Wage Gaps in Medicine: Path to Equality
By: Carolina Ruiz
One of the key trends seen among recent generations is the increased involvement of women taking an active role toward their career. Studies have shown that the amount of women pursuing college degrees has increased over past decades, and this trend is continuing with time.
Yet, some disparities still exist – one of them being the wage gap between men and women.
A study conducted by PayScale for the year 2020 found that under median salary, women earn 81 cents for every dollar earned by men. Under the controlled study, where both have equal qualifications, women earn 98 cents for every dollar men make.
This pay gap has been shown to widen when races and ethnic groups are involved. The largest pay gap is seen within the groups of women who are American Indian, African American or black, and Hispanic.
The opportunity gap has largely been used to explain these disparities. Reasons for this gap could include women being underrepresented in STEM fields, deterring them from qualifying for these positions; biases still existing within certain organizations; and family leave or obligations.
There is also a large underrepresentation of women in higher paying jobs and leadership positions. Men who make it to executive level positions or rise to the C-suite actually double the amount of women who make it to these levels.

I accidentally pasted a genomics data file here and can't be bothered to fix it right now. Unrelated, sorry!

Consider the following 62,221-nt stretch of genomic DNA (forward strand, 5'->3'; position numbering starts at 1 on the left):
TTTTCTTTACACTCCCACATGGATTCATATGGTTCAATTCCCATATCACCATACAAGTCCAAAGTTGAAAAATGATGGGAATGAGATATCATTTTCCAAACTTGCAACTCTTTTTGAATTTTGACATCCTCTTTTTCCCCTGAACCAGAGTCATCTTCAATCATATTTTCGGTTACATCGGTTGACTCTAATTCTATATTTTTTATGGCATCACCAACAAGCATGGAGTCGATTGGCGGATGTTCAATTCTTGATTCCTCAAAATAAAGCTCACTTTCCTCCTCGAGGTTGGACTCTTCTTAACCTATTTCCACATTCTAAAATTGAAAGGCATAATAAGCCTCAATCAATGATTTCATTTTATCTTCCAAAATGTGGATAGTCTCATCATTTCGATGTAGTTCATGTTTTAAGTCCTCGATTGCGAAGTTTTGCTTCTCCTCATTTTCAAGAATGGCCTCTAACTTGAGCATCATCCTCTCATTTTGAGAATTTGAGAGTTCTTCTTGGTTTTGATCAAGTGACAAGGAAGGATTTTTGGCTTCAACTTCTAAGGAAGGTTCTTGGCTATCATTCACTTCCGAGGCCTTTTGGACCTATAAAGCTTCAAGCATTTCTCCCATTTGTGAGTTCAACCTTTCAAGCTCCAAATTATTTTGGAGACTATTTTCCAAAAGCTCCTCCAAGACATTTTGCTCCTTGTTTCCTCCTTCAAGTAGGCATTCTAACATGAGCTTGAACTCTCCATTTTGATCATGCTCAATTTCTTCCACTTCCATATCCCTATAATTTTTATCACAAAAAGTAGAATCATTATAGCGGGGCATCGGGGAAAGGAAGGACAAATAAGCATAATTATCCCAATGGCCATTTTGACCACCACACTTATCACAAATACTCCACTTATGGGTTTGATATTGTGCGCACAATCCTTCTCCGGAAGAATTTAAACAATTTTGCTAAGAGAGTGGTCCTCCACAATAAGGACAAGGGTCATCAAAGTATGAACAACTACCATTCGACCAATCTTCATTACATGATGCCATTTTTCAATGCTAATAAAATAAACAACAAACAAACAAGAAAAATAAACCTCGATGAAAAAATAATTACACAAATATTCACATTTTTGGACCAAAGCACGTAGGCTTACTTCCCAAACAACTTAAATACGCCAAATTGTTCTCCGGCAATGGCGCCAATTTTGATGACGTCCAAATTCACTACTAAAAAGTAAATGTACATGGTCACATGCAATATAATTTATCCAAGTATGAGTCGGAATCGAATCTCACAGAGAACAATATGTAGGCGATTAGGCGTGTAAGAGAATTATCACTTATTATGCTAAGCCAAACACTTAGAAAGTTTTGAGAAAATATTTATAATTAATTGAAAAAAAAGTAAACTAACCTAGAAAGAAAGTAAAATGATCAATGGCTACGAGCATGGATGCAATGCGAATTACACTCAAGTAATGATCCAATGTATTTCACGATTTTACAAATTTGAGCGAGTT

An article from the AAMC studied the disparities existing among physicians and shows that the wage gap tends to begin from the start of a female’s career and continues throughout its course. Many institutions are trying to counteract these statistics and have developed procedures in order to enforce pay equity. Some organizations are even using sponsorship and mentoring programs for qualified women to obtain the experience necessary to pursue career growth.
Many of these disparities can also start at young ages. Women in college who aren’t pursuing higher education careers may not know what these fields hold or have feelings of insecurity due to male dominance. Some universities have implemented programs to help women obtain networking opportunities and learn more about the different aspects that STEM careers entail. I can attest to this as a student in the Future Ready: Connecting STEM Women to Industry Program at Stony Brook University in New York. Aside from providing us the training to obtain employment, we are learning how to develop ourselves as professional women and how to showcase our abilities to future employers and/or higher education administrators. Using programs like these can inspire a new generation of women in higher level careers.
With proper guidance and the right mentorship, change can happen. These disparities among men and women can be changed for equality in any workplace, specifically when same qualifications are in play.
The effort toward women’s rights has been a process achieved day by day, and pay equity is another milestone along the way.
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